“We’d like to think that’s not going to happen in our community,” he said. “But we also want to be proactive and have something in place that allows us to react to something like that if it were to happen.”
Currently, Teton County Library has a short paragraph guiding material challenges in its material selection policy, and an accompanying form people can fill out if they find content offensive or inappropriate.
Most disputes are resolved by a verbal conversation with residents, Roberson said.
He said the only conflicts he’s heard of involved mothers who didn’t want certain content in the children’s section.
The library’s current material selection policy states: “Censorship of material is to be challenged in order to maintain the librarian’s responsibility to select materials which are carefully balanced to include various points of view on any subject.”
If people file a formal complaint, current policy requires a written response from the library’s director. The concerned individual can also contest the director’s decision, which bumps the complaint to the Library Board for final determination.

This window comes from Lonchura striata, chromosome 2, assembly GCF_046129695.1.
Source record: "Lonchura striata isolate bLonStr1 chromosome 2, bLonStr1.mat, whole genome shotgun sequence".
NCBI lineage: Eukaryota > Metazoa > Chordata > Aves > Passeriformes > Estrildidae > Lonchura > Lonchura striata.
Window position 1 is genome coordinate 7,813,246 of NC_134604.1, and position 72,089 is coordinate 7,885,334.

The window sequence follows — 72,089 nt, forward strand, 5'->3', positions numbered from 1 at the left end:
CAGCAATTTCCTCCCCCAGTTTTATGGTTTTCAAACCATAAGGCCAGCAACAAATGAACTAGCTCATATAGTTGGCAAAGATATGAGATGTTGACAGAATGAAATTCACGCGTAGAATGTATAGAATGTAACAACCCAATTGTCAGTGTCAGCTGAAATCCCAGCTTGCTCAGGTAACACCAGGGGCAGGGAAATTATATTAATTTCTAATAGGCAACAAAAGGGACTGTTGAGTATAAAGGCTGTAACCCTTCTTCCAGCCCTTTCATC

In light of recent events, Roberson said, the management team wanted to highlight the importance of intellectual freedom.
The new policy states: “The selection of library materials is made on the patron’s right to read, listen, or view, free from censorship by others. The Library holds censorship to be a purely individual matter and declares that while anyone is free to reject books and other materials of which they do not approve, they may not restrict the freedom of others.”
The library describes diversity of viewpoints as essential to democracy and defends its decision to put content deemed controversial, unorthodox or unacceptable on its shelves.
“The Library does not stand in loco parentis,” or in place of parents, the policy states. If parents or legal guardians don’t want a child exposed to certain material, that responsibility is on them.